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Jay Bergen - Interview

  by Lisa Torem

published: 7 / 1 / 2023

Jay Bergen - Interview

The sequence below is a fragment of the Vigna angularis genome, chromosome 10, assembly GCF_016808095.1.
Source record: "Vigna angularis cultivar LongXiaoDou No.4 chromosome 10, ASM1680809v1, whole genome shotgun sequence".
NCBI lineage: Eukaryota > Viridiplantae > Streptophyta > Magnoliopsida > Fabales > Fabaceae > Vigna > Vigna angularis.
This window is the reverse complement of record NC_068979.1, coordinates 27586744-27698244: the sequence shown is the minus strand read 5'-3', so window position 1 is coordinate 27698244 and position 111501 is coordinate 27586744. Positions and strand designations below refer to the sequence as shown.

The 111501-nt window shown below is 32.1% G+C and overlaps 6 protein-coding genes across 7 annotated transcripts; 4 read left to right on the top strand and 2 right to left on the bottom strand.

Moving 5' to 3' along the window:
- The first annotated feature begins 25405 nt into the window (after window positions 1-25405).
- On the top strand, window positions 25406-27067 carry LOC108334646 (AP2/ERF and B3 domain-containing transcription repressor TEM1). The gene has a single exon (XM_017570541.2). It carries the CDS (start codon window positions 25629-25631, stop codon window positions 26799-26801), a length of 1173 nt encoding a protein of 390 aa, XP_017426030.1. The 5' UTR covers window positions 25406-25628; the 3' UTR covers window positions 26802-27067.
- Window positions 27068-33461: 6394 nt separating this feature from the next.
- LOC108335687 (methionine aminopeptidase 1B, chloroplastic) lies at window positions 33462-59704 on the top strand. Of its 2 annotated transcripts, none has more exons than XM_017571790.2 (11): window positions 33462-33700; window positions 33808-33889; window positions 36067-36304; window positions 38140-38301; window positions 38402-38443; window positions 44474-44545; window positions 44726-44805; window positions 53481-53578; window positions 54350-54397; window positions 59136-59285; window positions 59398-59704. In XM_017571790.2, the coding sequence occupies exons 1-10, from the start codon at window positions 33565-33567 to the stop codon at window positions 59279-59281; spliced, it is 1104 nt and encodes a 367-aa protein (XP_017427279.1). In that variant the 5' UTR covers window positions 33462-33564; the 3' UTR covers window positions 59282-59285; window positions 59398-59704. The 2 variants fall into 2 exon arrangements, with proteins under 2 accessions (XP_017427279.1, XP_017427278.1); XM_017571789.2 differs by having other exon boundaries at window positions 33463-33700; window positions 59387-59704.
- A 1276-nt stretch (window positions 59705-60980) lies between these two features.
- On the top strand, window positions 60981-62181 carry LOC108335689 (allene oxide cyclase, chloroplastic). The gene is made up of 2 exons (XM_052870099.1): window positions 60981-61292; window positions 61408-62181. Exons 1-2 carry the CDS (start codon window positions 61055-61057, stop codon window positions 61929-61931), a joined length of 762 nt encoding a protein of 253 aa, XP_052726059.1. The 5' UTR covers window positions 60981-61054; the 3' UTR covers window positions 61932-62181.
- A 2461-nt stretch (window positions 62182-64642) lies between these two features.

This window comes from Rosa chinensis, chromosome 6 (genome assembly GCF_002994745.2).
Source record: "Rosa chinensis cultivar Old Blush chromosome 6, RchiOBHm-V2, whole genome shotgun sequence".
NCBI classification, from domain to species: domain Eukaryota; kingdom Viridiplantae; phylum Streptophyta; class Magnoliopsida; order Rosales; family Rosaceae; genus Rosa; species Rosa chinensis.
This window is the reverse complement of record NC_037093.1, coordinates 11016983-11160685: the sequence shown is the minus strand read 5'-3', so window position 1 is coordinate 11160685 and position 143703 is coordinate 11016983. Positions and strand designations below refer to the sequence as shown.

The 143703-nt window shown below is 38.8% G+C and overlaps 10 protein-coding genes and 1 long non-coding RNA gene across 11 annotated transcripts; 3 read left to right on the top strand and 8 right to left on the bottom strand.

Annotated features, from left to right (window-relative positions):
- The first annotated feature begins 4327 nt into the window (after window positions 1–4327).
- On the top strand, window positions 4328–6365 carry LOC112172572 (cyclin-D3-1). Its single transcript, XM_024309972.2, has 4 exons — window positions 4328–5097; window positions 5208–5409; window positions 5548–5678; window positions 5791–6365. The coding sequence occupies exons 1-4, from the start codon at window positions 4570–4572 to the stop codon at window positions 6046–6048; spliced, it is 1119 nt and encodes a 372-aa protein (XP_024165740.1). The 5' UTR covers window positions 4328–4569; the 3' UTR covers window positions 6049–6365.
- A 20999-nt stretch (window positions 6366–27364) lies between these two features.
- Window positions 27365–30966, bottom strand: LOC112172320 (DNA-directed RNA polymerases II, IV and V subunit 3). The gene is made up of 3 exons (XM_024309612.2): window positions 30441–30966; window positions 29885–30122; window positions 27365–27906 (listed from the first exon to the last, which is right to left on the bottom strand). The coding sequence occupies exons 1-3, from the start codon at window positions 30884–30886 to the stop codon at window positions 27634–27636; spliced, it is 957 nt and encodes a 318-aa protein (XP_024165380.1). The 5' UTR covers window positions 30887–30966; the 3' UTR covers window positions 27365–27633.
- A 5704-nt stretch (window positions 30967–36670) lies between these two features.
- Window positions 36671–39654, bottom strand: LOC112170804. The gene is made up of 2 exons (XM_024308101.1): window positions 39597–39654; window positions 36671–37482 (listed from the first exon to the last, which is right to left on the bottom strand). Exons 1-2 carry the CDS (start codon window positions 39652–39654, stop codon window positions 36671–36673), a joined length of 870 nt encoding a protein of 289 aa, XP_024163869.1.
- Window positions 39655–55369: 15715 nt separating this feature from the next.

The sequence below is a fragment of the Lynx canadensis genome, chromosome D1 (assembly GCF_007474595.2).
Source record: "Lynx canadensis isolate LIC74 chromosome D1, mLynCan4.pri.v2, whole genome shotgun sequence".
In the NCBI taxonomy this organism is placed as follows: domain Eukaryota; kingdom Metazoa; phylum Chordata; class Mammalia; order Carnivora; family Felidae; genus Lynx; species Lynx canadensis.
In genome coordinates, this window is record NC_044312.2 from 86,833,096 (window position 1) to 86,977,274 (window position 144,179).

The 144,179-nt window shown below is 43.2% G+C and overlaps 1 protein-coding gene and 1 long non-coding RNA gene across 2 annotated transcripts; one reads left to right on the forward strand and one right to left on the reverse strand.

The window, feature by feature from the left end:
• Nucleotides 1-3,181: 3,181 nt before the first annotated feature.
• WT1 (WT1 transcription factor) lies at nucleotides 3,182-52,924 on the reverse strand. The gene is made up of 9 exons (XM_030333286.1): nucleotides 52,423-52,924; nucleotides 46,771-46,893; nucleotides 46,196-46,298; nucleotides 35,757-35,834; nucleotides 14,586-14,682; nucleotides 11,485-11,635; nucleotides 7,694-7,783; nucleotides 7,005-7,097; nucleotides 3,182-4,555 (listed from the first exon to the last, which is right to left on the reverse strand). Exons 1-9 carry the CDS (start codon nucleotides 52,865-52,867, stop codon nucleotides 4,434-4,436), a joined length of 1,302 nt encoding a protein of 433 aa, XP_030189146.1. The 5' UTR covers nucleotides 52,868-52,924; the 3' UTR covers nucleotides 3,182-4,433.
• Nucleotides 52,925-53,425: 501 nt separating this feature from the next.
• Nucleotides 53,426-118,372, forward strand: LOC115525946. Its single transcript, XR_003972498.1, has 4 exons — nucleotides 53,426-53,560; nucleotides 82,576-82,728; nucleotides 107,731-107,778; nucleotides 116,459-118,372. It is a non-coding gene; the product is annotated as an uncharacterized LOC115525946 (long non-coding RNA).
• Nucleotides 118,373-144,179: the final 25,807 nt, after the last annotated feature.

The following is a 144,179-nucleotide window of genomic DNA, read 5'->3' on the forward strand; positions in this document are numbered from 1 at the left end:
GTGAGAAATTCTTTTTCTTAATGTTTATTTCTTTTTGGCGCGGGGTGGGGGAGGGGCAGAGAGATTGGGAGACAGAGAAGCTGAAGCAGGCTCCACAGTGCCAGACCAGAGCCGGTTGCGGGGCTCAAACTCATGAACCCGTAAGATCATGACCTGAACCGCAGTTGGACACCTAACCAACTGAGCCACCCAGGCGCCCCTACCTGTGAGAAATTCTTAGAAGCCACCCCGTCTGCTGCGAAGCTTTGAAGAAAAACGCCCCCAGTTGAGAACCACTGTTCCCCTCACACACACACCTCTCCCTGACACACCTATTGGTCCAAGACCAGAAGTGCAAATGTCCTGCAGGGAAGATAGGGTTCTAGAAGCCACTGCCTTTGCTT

Lisa Torem speaks to Jay Bergen about his ‘under-the-radar’ memoir, ‘Lennon, Mobster and The Lawyer’, which is a fascinating account of John Lennon’s commitment to the courtroom when battling two lawsuits, with Bergen as his attorney.